Characterisation of biofilm associated with bacterial vaginosis

    Research output: ThesisDoctoral dissertation - Doctoral dissertation


    The vagina plays a major part in the likelihood of conception and the probability of a full term delivery, and in the protection against intruding pathogens. The state of the vaginal environment is very important for a positive outcome. The most favourable state of the vaginal microbiome is one in which the lactobacilli are abundant, and in which the vagina is protected and kept moist by cervicovaginal fluid. Conversely, a considerably unfavourable microbiome state is one where the beneficial lactobacilli are being overruled by other, more pathogenic, anaerobic bacteria, as seen in bacterial vaginosis (BV).
    BV is the most prevalent vaginal disorder worldwide, and is associated with an entire array of serious gynaecological and obstetric complications and with an increased incidence of sexually transmitted infections (STIs). At present, little knowledge about the exact aetiology of BV is available, but the typical spectrum of bacteria that overgrow the vaginal microbiome in BV has been reasonably well-described. The two main players in this vaginal microbiome imbalance are Gardnerella vaginalis, often found in the Lactobacillus-dominated microbiome as well, and Atopobium vaginae. In addition, the presence of a bacterial biofilm in BV has been established to a certain extent, and is reflected by the presence of clue cells, epithelial cells covered with bacteria, in the vaginal fluid. This bacterial biofilm is a polymicrobial group of sessile bacteria adhering to the vaginal epithelium sticking together in a self-produced mucous matrix. Being part of a biofilm results in an enhanced tolerance to antimicrobial treatment and to the host immune system.
    In this thesis, we delved into the role of G. vaginalis and A. vaginae in the BV biofilm. We designed new probes for fluorescence in situ hybridisation (FISH) to visualise and identify G. vaginalis and A. vaginae in the biofilm using vaginal samples on microscopy slides. Using FISH, we were able to confirm and visualise the dominant presence of G. vaginalis in the biofilm. Further, we reported on the symbiosis between A. vaginae and G. vaginalis: the probability of having BV increased when A. vaginae was present in the G. vaginalis-dominated biofilm.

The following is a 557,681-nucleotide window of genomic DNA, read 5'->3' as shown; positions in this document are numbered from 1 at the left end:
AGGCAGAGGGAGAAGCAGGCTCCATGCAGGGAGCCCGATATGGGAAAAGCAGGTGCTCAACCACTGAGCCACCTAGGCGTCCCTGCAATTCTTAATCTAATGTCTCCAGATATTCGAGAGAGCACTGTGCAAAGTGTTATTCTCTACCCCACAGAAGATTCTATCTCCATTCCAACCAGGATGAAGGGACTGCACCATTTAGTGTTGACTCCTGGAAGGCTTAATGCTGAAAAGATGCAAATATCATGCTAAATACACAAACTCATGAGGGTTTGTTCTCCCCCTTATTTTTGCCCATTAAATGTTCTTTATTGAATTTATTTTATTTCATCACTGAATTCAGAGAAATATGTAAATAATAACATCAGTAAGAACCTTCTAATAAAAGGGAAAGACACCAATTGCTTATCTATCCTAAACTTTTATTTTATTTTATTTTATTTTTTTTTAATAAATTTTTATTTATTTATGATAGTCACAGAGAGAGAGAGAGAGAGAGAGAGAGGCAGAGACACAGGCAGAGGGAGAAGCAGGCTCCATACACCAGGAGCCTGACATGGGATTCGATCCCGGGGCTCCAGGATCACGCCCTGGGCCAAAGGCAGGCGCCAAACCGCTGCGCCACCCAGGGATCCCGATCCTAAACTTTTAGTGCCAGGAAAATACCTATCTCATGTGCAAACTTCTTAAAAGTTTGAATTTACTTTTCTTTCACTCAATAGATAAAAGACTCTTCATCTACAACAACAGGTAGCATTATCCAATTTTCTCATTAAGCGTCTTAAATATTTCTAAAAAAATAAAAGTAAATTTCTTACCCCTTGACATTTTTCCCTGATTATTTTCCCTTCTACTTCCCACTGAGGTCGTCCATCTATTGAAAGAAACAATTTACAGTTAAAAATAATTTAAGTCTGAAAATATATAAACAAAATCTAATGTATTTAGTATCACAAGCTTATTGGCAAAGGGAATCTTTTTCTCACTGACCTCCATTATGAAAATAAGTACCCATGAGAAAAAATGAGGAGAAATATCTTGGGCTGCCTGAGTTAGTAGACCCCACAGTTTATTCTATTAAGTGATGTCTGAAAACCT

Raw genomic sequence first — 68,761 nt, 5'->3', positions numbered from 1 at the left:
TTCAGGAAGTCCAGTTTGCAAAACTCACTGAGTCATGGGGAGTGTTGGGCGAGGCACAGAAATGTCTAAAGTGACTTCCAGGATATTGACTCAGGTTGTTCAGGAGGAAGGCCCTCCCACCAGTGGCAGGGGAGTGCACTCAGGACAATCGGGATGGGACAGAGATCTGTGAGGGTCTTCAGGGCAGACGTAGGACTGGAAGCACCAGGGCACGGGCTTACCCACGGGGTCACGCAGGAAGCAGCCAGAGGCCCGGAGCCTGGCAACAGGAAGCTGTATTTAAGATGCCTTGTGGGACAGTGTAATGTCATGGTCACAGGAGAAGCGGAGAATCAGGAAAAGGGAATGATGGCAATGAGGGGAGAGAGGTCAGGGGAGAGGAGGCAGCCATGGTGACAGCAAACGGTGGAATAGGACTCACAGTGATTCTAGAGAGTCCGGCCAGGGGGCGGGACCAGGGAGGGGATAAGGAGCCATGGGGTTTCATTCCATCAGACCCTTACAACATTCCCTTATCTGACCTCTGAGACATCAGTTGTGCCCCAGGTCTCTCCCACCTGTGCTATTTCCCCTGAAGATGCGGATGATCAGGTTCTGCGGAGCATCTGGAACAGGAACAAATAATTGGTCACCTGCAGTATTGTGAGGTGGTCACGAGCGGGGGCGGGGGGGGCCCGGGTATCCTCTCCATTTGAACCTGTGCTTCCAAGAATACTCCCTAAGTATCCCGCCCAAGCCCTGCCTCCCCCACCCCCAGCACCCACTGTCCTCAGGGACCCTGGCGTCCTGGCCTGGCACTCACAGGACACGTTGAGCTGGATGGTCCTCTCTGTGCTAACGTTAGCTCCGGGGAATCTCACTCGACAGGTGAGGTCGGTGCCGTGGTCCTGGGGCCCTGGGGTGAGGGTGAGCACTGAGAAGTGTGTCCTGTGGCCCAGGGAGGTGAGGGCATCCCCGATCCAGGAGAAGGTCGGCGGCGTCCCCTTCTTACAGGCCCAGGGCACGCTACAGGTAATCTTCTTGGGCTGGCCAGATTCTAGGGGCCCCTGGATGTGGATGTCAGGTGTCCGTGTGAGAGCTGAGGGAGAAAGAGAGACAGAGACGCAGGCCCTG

Because G. vaginalis can also be detected in the health-associated lactobacilli-dominated microbiome, we explored the role of G. vaginalis’ sialidase gene. Sialidase is an enzyme that can increase the virulence of G. vaginalis, for example by facilitating adherence to the epithelium after cleaving of the sialic acid on the glycans of mucous epithelial membranes. We established that the presence of the G. vaginalis sialidase gene, as measured by quantitative polymerase chain reaction (qPCR) in the vaginal specimens, was associated with a BV diagnosis and with the existence of a G. vaginalis-dominated biofilm. The impact of the polymicrobial biofilm and the ability of G. vaginalis to produce sialidase are important findings which could lead to improved techniques for BV diagnosis. Furthermore, these results should be taken into account while designing and developing new strategies for BV treatment and prevention.
    The existence of a vaginal biofilm is of importance in relation to medical devices applied vaginally such as vaginal rings. Currently, vaginal rings are available for contraception and treatment of vaginal atrophy. Moreover, rings are also being developed and studied for the controlled release of compounds to prevent and treat STIs. Limited information is available on the colonisation of these vaginal rings when used continuously for a period of three months or more. We demonstrated that it was common for vaginal rings to be covered with biomass consisting of vaginal epithelial cells and associated bacteria after three weeks use. We also showed that a higher density of this biomass on the contraceptive rings was related to: BV, a vaginal biofilm with G. vaginalis and A. vaginae, and the presence of A. vaginae on the contraceptive vaginal ring. More research will be needed to better understand if this biomass could have an impact on the vaginal microbiome state and, possibly, on the release of active product from the rings.
    The work leading to this thesis has contributed to solving part of the complicated BV puzzle, but –as always– more research will be needed to determine the role of BV-associated bacteria to unravel the aetiology of BV.
    Original languageEnglish
    Publication statusPublished - 2016


    • B780-tropical-medicine


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